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Comcast won’t drop KCRA, other Hearst stations in “neighboring” markets

The logo of Sacramento television station KCRA. (Logo: Hearst/Graphic: The Desk)

Comcast has reached an agreement with Hearst Television that will keep in place around three dozen local television stations in markets outside of their designated broadcast areas.

The deal affects 38 Hearst-owned stations, including Sacramento NBC station KCRA-TV (Channel 3), which was slated to be removed from Comcast’s systems in areas covered by the Chico and San Francisco Bay Area television markets.

Last month, Comcast sent a notice to customers warning KCRA would be dropped on cable TV systems in and around Chico and portions of Solano County and Contra Costa County that fall outside of the immediate Sacramento broadcast area.

“The owner of the station from the neighboring market is insisting we pay additional fees to continue to carry their station in your area,” the notice said. “That station offers much of the same content as the one in your local market. In an effort to keep costs down for our customers, we didn’t accept their proposal.”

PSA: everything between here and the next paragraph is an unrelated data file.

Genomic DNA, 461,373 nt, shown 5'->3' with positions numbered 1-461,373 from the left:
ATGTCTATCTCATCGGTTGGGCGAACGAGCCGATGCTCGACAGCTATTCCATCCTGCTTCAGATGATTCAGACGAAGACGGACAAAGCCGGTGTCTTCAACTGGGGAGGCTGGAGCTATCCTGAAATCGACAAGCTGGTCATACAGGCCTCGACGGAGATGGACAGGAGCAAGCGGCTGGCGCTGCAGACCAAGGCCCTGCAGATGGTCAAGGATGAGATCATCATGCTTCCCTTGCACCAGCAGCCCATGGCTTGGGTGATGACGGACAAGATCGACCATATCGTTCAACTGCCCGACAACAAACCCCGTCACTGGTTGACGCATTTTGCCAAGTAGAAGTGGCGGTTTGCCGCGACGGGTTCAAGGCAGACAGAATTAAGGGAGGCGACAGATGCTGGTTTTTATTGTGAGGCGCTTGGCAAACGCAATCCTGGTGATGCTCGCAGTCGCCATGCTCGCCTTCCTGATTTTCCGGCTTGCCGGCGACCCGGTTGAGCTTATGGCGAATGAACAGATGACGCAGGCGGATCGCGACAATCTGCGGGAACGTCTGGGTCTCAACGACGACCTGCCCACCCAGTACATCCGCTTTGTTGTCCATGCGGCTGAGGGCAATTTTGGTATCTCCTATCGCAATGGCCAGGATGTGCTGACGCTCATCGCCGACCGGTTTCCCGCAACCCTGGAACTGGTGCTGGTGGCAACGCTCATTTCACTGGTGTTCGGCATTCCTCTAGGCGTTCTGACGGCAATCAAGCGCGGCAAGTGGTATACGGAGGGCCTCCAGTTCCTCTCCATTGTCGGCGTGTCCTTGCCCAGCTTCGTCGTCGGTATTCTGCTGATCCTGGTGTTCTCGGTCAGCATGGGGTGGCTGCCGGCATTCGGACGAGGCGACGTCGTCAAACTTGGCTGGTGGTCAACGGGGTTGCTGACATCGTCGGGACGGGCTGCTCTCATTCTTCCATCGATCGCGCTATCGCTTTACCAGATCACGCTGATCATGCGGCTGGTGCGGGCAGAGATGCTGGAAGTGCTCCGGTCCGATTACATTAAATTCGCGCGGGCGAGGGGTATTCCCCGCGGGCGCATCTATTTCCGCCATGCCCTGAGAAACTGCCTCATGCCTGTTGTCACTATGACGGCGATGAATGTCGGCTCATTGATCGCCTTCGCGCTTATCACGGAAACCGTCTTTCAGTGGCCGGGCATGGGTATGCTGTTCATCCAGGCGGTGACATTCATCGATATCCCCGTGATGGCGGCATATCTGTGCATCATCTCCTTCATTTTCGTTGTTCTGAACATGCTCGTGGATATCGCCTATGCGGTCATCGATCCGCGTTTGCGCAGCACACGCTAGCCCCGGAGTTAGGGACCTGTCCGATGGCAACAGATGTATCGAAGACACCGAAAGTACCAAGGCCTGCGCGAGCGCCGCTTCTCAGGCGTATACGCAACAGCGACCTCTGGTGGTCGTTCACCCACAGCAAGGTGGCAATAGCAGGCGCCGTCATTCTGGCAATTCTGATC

The plan caused an outcry among some national politicians, including Massachusetts Senator Elizabeth Warren, who argued that some of her constituents would be forced to watch local news programming from a channel based in another state if Comcast removed Hearst-owned ABC station WCVB (Channel 5) from its systems.

This week, a Comcast spokesperson confirmed the situation with Hearst had been resolved and the channels will not be removed from customer line-ups.

“We have come to an agreement with the owners of these stations that will allow us to offer them in the same manner as we have in the past,” a Comcast representative said in a statement. “As a result, these stations will remain in our channel lineup.”

The spokesperson said Comcast will be notifying customers about the deal in the coming days. Terms of the new deal were not disclosed.

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About the Author:

Matthew Keys

Matthew Keys is the publisher of The Desk and reports on the business and policy matters involving the broadcast television, streaming video and radio industries. He previously worked for Thomson Reuters, Disney-ABC, Tribune Broadcasting and McNaughton Newspapers. Matthew is based in Northern California, has won numerous awards in the field of journalism, and is a member of IRE (Investigative Reporters and Editors).